10. A Pilot Astronomy Outreach Project in Bangladesh

    Science.gov (United States)

    Bhattacharya, Dipen; Mridha, Shahjahan; Afroz, Maqsuda

    2015-08-01

    In its strategic planning for the "Astronomy for Development Project," the International Astronomical Union (IAU) has ecognized, among other important missions, the role of astronomy in understanding the far-reaching possibilities for promoting global tolerance and citizenship. Furthermore, astronomy is deemed inspirational for careers in science and technology. The "Pilot Astronomy Outreach Project in Bangladesh"--the first of its kind in the country--aspires to fulfill these missions. As Bangladesh lacks resources to promote astronomy education in universities and schools, the role of disseminating astronomy education to the greater community falls on citizen science organizations. One such group, Anushandhitshu Chokro (AChokro) Science Organization, has been carrying out a successful public outreach program since 1975. Among its documented public events, AChokro organized a total solar eclipse campaign in Bangladesh in 2009, at which 15,000 people were assembled in a single open venue for the eclipse observation. The organization has actively pursued astronomy outreach to dispel public misconceptions about astronomical phenomena and to promote science. AChokro is currently working to build an observatory and Science Outreach Center around a recently-acquired 14-inch Scmidt-Cassegrain telescope and a soon-to-be-acquired new 16-inch reflector, all funded by private donations. The telescopes will be fitted with photometers, spectrometers, and digital and CCD cameras to pursue observations that would include sun spot and solar magnetic fields, planetary surfaces, asteroid search, variable stars and supernovae. The Center will be integrated with schools, colleges, and community groups for regular observation and small-scale research. Special educational and observing sessions for adults will also be organized. Updates on the development of the Center, which is expected to be functioning by the end of 2015, will be shared and feedback invited on the fostering of

  11. Economic development and population policy in Bangladesh.

    Science.gov (United States)

    Khan, M R

    1984-09-01

    This paper deals with Bangladesh's growth rate and the policy implications for its economy. Despite its obvious influence on the economy, population has never been integrated as an endogenous variable in any planning model. Development planning is mostly supported by donor agencies, involving little micro-level planning and practically no trickle-down effect. This paper examines the interaction of population and other development variables in the country's planning process. Much of the rural population consists of landless farmers share croppers, so that the land ownership pattern contributes to low productivity. Population increase is making the rural masses even poorer. This process is further compounded by increasing foreign aid dependence, adverse terms of trade in the international market, low savings and investments, and the rural sector's worsening terms of trade. During 1950-1970 real per capita gross domestic product (GDP) increased only at a rate of 1% per annum and during 1950-1970 real growth of GDP fell behind the population growth rate. A cost benefit analysis of fertility reduction is needed. The cost benefit ratio of most countries varies between 1:10 to 1:30; for Bangladesh it is 1:16. Macro-model studies indicate that the higher the fertility reduction and shorter the period of required decline, the higher will be the benefits in terms of gains in per capita income. There is, however, a contradiction between national and household interests. The latter's decision to have more children has a negative spillover effect, which nullifies the gains of the community. The national family planning program suffered a serious setback during and after the liberation of Bangladesh, mainly due to lack of administrative leadership and support. In order for the population growth rate to be checked and to increase the quality of life for the entire population, the family planning program must be revitalized by mobilizing the entire government machinery and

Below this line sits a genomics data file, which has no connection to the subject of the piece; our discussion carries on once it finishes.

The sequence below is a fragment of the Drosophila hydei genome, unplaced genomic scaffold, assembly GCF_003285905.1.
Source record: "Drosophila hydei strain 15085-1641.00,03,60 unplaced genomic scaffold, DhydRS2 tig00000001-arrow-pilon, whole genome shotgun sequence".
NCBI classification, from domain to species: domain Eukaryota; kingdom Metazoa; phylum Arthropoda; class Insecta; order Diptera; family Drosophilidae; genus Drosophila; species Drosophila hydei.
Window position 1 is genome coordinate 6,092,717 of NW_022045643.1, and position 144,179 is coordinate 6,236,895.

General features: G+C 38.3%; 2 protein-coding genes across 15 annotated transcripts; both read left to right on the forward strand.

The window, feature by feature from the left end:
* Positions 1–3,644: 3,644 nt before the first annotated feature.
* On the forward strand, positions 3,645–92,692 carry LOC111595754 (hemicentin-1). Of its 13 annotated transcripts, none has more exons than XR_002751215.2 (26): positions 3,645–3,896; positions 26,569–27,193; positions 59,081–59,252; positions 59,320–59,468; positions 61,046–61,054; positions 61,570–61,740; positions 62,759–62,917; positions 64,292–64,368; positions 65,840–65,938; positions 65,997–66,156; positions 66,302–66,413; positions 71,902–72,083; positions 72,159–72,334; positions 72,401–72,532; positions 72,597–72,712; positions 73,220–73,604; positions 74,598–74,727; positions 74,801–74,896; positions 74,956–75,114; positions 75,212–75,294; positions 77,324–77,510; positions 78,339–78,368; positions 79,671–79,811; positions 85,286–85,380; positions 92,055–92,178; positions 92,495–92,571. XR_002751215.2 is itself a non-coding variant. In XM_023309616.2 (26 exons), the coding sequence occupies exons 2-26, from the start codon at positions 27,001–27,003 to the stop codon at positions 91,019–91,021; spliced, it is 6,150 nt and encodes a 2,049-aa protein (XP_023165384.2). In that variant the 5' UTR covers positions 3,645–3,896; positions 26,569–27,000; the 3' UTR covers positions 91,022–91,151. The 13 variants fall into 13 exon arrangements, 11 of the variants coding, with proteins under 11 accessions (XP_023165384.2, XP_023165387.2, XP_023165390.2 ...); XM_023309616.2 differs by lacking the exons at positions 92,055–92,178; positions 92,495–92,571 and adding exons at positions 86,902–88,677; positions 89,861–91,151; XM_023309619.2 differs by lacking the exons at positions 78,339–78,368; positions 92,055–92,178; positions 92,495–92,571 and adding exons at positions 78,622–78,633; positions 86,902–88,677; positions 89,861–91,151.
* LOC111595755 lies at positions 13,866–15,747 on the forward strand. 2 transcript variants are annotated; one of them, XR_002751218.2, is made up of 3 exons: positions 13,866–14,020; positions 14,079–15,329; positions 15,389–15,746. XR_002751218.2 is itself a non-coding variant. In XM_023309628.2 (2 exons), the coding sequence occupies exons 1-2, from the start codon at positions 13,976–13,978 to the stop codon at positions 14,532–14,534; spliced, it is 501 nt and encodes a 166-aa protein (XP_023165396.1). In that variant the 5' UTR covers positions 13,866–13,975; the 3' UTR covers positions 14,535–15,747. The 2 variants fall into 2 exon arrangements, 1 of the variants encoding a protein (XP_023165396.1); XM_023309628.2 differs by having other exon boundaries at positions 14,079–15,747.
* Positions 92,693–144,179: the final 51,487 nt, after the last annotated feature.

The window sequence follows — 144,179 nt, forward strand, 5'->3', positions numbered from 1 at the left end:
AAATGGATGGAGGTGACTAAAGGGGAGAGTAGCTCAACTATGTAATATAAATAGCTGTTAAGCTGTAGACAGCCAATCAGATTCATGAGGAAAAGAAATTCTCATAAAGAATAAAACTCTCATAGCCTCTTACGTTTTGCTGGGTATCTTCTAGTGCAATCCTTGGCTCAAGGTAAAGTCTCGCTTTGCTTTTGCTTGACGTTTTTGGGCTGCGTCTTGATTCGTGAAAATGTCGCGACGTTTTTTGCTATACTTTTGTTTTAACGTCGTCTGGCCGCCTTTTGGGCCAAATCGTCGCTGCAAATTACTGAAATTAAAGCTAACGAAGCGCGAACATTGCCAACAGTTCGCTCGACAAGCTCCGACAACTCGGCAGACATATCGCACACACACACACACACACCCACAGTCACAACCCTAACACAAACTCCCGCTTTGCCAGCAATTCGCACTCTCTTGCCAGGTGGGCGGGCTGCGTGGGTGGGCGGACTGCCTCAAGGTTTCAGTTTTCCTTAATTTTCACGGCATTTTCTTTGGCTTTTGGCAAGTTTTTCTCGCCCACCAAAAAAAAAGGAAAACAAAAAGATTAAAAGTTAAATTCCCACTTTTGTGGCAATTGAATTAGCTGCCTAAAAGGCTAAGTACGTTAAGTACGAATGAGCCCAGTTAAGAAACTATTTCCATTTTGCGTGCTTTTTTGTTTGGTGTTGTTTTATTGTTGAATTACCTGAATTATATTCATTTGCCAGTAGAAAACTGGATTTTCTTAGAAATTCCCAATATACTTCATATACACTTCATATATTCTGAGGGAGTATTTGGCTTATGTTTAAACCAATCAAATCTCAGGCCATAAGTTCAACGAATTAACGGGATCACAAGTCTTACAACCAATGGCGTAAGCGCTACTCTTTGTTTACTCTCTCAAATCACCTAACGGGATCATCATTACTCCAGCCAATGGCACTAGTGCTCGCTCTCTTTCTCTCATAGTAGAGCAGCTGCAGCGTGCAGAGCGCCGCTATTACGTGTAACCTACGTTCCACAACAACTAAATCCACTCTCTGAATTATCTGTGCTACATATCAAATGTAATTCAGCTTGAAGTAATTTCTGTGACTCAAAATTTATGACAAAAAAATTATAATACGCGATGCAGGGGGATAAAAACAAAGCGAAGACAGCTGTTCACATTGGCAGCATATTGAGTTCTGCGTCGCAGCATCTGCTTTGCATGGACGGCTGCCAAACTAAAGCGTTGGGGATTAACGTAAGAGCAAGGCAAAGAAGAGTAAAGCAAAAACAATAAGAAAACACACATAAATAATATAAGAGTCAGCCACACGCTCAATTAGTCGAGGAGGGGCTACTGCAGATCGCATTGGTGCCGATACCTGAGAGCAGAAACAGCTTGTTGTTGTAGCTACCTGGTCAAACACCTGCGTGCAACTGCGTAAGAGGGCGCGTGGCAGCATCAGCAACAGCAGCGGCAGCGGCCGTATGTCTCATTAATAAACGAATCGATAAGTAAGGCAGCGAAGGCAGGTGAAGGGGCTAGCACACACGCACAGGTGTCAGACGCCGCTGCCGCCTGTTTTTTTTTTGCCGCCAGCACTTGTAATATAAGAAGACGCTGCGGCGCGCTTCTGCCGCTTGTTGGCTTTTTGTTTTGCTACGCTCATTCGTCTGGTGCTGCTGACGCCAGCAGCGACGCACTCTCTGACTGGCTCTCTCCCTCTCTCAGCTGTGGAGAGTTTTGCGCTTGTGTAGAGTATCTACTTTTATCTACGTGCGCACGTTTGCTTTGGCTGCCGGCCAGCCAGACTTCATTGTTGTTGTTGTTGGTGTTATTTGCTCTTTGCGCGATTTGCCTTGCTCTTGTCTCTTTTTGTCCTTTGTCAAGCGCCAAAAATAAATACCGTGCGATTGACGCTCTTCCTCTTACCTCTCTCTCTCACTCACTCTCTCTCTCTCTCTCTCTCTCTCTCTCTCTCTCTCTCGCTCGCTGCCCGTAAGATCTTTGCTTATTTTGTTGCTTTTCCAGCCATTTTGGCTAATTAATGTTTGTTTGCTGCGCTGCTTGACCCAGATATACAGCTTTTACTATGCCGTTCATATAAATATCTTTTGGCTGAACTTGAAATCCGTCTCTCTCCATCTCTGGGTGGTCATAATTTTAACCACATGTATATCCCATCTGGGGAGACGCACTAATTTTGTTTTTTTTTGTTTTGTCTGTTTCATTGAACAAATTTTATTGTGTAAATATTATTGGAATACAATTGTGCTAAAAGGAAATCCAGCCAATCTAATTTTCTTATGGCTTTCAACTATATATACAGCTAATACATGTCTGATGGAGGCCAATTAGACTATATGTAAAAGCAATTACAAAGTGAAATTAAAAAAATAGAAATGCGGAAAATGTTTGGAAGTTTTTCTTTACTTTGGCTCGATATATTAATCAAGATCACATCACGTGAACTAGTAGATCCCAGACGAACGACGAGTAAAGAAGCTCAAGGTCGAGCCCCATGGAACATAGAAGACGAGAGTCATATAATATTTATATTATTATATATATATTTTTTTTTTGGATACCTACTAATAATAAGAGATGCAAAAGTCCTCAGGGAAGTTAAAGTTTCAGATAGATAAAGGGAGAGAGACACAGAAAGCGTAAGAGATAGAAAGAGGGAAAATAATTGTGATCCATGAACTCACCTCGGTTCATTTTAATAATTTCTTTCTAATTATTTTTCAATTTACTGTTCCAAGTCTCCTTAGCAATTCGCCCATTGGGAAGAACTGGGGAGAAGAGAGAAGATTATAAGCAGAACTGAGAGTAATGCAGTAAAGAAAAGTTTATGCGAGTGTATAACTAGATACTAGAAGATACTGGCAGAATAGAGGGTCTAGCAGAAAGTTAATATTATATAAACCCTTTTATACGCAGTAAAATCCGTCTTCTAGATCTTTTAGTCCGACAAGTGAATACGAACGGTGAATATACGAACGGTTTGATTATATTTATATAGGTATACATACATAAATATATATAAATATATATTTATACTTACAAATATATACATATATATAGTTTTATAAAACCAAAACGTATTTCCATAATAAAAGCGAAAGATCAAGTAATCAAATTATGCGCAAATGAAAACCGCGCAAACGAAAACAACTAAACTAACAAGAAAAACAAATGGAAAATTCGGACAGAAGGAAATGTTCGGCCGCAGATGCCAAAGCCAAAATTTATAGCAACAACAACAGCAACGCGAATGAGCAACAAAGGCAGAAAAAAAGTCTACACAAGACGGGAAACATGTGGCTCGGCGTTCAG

12. Water, climate change and society in Bangladesh

    Science.gov (United States)

    Thiele-Eich, I.; Simmer, C.

    2017-12-01

    Dhaka, the capital of Bangladesh with a population of over 17 million people, is among the top five coastal cities most vulnerable to climate change, with over 30 % of the population living in slums. Effective disaster mitigation and adaptation requires an understanding how hazards such as flooding impact the population. The impacts of climate change on flooding and thus livelihoods in the complex delta of the Ganges-Brahmaputra-Meghna rivers can not be treated isolated from other anthropogenic impacts due to e.g. the construction of dams as well as a growing population. We illustrate this by setting up a conceptual socio-hydrological causal network using the enhanced Driving force - Pressure - State - Impact - Response framework. The constructed socio-hydrological framework includes both natural and anthropogenic processes and their two-way feedbacks, allowing policy makers to know where available resources can be used effectively to increase resilience and reduce vulnerability. We conclude that climate change takes place over long stretches of time and thus enable the population of Bangladesh to adapt slowly. Resources such as social capital, which is one of the main tools for slum dwellers to be able to cope with flooding can be altered over time, and as such the system can be considered overall stable and resilient. However, transboundary water sharing issues during the dry season and other implications resulting from dam structures such as Farakka Barrage complicate a prognosis on how the rapidly growing population will be affected in the 21st century. This is particularly important in connection with previous findings, which suggest that the Greater Dhaka population already experience a significant increase in mortality during droughts. Climate change can thus be seen as an anthropogenic amplification of the socio-hydrological challenges already faced by Bangladesh today.